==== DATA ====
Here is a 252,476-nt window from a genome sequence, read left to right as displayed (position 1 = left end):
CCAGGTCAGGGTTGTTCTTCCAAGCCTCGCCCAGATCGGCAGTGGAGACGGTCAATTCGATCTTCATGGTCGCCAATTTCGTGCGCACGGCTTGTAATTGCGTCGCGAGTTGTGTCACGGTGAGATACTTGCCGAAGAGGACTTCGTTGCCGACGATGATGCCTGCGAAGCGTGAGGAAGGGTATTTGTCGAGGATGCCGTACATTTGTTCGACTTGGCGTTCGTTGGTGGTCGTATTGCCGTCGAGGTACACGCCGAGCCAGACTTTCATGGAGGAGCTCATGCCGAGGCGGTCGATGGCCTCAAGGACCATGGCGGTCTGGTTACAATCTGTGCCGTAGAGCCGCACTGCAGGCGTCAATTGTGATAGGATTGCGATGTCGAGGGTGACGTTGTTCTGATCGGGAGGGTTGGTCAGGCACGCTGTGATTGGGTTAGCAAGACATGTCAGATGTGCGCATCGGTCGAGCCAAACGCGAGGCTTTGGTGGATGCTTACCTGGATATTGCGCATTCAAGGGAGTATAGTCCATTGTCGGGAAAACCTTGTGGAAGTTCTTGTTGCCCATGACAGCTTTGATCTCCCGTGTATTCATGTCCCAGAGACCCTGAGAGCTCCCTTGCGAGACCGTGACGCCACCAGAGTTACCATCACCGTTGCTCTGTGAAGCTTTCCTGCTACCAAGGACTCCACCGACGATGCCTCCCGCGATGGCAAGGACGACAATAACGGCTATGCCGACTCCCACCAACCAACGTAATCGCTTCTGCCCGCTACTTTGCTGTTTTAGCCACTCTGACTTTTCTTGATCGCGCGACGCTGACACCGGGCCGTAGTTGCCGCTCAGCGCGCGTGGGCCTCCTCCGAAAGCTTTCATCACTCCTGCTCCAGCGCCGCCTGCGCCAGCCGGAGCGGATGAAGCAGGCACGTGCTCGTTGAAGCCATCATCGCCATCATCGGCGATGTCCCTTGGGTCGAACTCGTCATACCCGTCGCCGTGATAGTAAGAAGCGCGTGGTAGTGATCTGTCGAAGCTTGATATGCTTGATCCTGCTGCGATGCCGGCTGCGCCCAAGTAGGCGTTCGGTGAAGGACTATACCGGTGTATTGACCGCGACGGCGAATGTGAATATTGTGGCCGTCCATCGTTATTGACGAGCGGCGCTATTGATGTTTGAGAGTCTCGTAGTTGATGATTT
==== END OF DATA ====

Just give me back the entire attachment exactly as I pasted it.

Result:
Here is a 252,476-nt window from a genome sequence, read left to right as displayed (position 1 = left end):
CCAGGTCAGGGTTGTTCTTCCAAGCCTCGCCCAGATCGGCAGTGGAGACGGTCAATTCGATCTTCATGGTCGCCAATTTCGTGCGCACGGCTTGTAATTGCGTCGCGAGTTGTGTCACGGTGAGATACTTGCCGAAGAGGACTTCGTTGCCGACGATGATGCCTGCGAAGCGTGAGGAAGGGTATTTGTCGAGGATGCCGTACATTTGTTCGACTTGGCGTTCGTTGGTGGTCGTATTGCCGTCGAGGTACACGCCGAGCCAGACTTTCATGGAGGAGCTCATGCCGAGGCGGTCGATGGCCTCAAGGACCATGGCGGTCTGGTTACAATCTGTGCCGTAGAGCCGCACTGCAGGCGTCAATTGTGATAGGATTGCGATGTCGAGGGTGACGTTGTTCTGATCGGGAGGGTTGGTCAGGCACGCTGTGATTGGGTTAGCAAGACATGTCAGATGTGCGCATCGGTCGAGCCAAACGCGAGGCTTTGGTGGATGCTTACCTGGATATTGCGCATTCAAGGGAGTATAGTCCATTGTCGGGAAAACCTTGTGGAAGTTCTTGTTGCCCATGACAGCTTTGATCTCCCGTGTATTCATGTCCCAGAGACCCTGAGAGCTCCCTTGCGAGACCGTGACGCCACCAGAGTTACCATCACCGTTGCTCTGTGAAGCTTTCCTGCTACCAAGGACTCCACCGACGATGCCTCCCGCGATGGCAAGGACGACAATAACGGCTATGCCGACTCCCACCAACCAACGTAATCGCTTCTGCCCGCTACTTTGCTGTTTTAGCCACTCTGACTTTTCTTGATCGCGCGACGCTGACACCGGGCCGTAGTTGCCGCTCAGCGCGCGTGGGCCTCCTCCGAAAGCTTTCATCACTCCTGCTCCAGCGCCGCCTGCGCCAGCCGGAGCGGATGAAGCAGGCACGTGCTCGTTGAAGCCATCATCGCCATCATCGGCGATGTCCCTTGGGTCGAACTCGTCATACCCGTCGCCGTGATAGTAAGAAGCGCGTGGTAGTGATCTGTCGAAGCTTGATATGCTTGATCCTGCTGCGATGCCGGCTGCGCCCAAGTAGGCGTTCGGTGAAGGACTATACCGGTGTATTGACCGCGACGGCGAATGTGAATATTGTGGCCGTCCATCGTTATTGACGAGCGGCGCTATTGATGTTTGAGAGTCTCGTAGTTGATGATTT